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The Story of America's Elite Counterterrorist Unit

Written by Eric HaneyAuthor Alerts:  Random House will alert you to new works by Eric Haney


List Price: $11.99


On Sale: July 29, 2003
Pages: 0 | ISBN: 978-0-440-33440-8
Published by : Dell Bantam Dell
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They are the Army's most elite top-secret strike force. But you won't hear about their heroics on the news, no headlines about them can appear in the papers, and no one—not even their families—can know who they are. First Special Forces Operational Detachment-D—Delta Force, America's supersecret counterterrorist unit. On paper they do not exist, but without them, our lives wouldn't be the same.

In this exclusive behind-the-scenes account, founding member Eric L. Haney, Command Sergeant Major, USA (ret.), takes you into the grueling selection and training process of Delta Force. From learning how to open a padlock with a soda can to rescuing a hijacked airplane, these men are masters of espionage and warfare. They are the anonymous heroes who protect us every day from threats we'll never know existed.



I am a nomad, son of an ancient line of nomads. The larger part of my family line is made up of the Scots-Irish, a people descended from that peculiar mixture of the Celts of the northern British Isles and the invading Danes and Norsemen. The result was a landless, illiterate, anarchic, and warlike people who were always difficult, if not downright impossible, to govern. They were a race the British Crown rightfully viewed as dangerous rebels, and consequently exiled to the New World by the tens of thousands.

On arrival in the American colonies, these people fled as far as possible from government control, many of them crossing the Blue Ridge Mountains, and migrating from there throughout what eventually became the highlands of the southern United States. They were the original "backwoodsmen" of American history. In their new home these renegade peoples tended to travel together in interrelated clans that also married and bred quite readily with the Cherokee and Creek Indians of the region.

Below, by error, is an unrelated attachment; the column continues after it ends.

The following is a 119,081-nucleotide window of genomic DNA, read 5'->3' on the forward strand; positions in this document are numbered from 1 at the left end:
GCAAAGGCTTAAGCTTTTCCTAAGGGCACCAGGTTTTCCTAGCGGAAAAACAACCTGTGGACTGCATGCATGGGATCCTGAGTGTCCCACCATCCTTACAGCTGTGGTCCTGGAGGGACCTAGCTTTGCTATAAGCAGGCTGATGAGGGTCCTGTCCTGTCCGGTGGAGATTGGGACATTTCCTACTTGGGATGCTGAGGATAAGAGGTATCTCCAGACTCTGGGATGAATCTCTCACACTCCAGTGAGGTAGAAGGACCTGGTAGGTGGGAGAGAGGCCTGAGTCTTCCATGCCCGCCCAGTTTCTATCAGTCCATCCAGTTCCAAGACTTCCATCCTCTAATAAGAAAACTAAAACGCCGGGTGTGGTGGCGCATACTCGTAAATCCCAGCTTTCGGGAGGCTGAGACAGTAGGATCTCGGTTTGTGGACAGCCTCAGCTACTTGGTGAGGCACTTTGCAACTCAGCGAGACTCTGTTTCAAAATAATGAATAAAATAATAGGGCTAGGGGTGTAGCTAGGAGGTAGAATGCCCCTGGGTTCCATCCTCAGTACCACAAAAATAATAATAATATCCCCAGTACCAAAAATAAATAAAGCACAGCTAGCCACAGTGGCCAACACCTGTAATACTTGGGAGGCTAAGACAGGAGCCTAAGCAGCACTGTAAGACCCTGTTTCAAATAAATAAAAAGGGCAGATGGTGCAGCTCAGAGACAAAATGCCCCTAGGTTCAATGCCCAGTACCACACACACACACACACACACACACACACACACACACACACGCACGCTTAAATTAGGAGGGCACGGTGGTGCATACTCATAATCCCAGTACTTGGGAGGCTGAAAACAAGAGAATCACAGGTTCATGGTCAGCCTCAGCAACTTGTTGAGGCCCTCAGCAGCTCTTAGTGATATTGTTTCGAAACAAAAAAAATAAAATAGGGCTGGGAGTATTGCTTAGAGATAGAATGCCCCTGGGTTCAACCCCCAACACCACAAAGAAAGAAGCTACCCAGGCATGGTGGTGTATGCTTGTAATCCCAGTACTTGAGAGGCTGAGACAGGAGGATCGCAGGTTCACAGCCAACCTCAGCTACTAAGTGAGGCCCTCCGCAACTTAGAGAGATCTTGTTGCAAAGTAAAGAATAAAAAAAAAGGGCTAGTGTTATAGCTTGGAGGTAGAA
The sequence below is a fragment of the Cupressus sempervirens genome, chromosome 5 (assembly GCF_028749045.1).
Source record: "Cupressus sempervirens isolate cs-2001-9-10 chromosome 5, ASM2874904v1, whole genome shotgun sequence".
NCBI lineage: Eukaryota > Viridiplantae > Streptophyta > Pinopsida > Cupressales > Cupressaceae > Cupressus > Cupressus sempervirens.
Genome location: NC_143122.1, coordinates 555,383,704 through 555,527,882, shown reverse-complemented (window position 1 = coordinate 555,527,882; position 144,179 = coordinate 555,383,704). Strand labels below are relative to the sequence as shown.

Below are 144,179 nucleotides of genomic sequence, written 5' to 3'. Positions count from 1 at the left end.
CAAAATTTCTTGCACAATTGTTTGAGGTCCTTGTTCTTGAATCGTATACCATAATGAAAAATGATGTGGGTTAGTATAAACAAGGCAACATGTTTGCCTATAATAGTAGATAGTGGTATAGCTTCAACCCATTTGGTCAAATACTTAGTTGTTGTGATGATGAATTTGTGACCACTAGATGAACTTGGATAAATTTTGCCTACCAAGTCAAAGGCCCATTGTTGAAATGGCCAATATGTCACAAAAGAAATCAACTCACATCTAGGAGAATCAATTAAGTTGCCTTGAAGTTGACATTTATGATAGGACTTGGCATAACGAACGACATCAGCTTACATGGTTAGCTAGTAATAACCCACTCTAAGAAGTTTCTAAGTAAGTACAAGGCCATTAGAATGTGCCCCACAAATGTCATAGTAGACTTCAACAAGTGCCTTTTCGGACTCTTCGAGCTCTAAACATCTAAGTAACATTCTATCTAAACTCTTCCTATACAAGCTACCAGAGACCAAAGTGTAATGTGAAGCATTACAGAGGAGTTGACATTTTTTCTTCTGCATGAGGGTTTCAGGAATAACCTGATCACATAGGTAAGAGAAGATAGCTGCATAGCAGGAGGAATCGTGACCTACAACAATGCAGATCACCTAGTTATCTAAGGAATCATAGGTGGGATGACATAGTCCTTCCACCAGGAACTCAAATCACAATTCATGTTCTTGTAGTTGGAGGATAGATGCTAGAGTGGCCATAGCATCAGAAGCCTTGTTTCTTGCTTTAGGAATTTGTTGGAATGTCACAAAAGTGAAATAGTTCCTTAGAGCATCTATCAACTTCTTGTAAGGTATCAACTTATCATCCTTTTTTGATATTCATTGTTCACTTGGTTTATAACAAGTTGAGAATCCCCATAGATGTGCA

Both sides of my family were landless sharecroppers and mountain people as far back as I can determine. There is no written record of ancestry, for my parents were the first of our people to read and write and to own a little property. Inherited wealth may be something easily squandered, but inherited poverty is a legacy almost impossible to lose.

What did I receive from this lineage? Things I consider to be very valuable: a good raw intellect and a good tough body. A sense of independence and a realization that wherever I am is my home. A sense of humor. A sense of personal honor that results in a touchiness common to our people. We are easily offended and prone to violence when offended. When the only thing you own is your sense of honor, you tend to protect it at all costs.

I inherited a sense of wanderlust and a curiosity about the world. I inherited a warlike attitude; we have always been good soldierly material if properly disciplined and broken in. I inherited a sense of spirituality rather than "religion," which has served me well, especially in trying times. I am self-confident and resilient. My psyche is self-cleansing. I love life.

I grew up in the mountains of north Georgia during the fifties and sixties. It was then part of the "third world," and some say it still is. Electricity came to our home when I was a young boy. Indoor plumbing followed some years later.

Though I have some fair native intelligence, I never received any direction in school and was often an indifferent student. But I loved to read and would consume all my textbooks at the start of the year and then coast after that. I preferred roaming the mountains, hunting, fishing, and exploring.

I would become the first of my family to graduate high school, and for us that was considered a pretty good achievement, as our expectations weren't very high. It isn't that my parents were against education, it's that neither of them had gone further than elementary school and they just didn't have the ability or the understanding to help.

Though we may not have been scholars, we did know how to go into the military. I had grown up listening to the war stories and tales of my family and friends and I was determined to join up just as soon as I was able. I enlisted in the Army in the spring of 1970, while still in high school, with a reporting date immediately after graduation. I fell in love with the Army as soon as I met her.